For the first time, scientists from NASA and the European Space Agency (ESA) witnessed a supermassive black hole consuming large amounts of material on a regular basis. According to the agencies, the black hole consumes about four Moons’ worth of material multiple times a day.

The discovery was made through NASA’s Chandra X-ray Observatory and the ESA’s XMM-Newton. Using the data collected by these two space observatories, the agencies were able to pinpoint the source of repeating X-ray bursts.

According to the agencies, the bursts occurred every nine hours and originated from the center of a distant galaxy known as GSN 069, which is located about 250 million light-years from Earth.

Upon further investigation into the galaxy, the agencies’ astronomers came across a supermassive black hole sitting at the center of GSN 069. According to the astronomers, the black hole has about 400,000 times the mass of the Sun.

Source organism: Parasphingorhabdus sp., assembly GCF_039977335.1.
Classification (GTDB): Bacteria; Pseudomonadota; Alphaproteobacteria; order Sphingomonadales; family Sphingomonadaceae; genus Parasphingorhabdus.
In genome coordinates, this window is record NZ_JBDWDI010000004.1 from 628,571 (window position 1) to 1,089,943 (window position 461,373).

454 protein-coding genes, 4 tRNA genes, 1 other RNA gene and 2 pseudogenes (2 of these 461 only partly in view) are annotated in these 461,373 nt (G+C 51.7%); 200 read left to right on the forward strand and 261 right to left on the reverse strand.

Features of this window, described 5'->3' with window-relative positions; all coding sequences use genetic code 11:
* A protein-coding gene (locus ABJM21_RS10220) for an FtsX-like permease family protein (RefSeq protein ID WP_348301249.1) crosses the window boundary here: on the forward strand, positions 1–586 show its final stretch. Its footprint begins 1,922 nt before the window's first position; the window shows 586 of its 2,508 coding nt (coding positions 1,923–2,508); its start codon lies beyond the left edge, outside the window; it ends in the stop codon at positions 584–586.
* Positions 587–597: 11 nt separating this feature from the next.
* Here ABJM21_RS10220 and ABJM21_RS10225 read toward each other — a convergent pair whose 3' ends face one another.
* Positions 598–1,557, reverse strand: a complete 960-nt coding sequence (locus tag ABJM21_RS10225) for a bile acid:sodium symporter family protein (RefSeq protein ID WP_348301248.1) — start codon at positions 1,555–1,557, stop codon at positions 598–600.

Aside from its size, another impressive aspect is its regular diet routine. The astronomers noted that the supermassive black hole consumes billions of pounds of cosmic material per feeding, which occurs about three times a day. They estimated that the amount of material it eats per feeding is equivalent to four Moons.

The astronomers said this was the first time this type of behavior was observed in supermassive black holes.

“This black hole is on a meal plan like we’ve never seen before,” Giovanni Miniutti from the ESA’s Center for Astrobiology in Spain said in a statement. “This behavior is so unprecedented that we had to coin a new expression to describe it: X-ray Quasi-Periodic Eruptions.”

According to the astronomers, the bursts of X-ray emissions they first detected could have come from a star that the black hole has devoured. However, they noted that further investigations are yet to be conducted in order to understand why the bursts were repeating at a regular schedule.

“We think the origin of the X-ray emission is a star that the black hole has partially or completely torn apart and is slowly consuming bit by bit,” Margherita Giustini of the ESA’s Center for Astrobiology explained.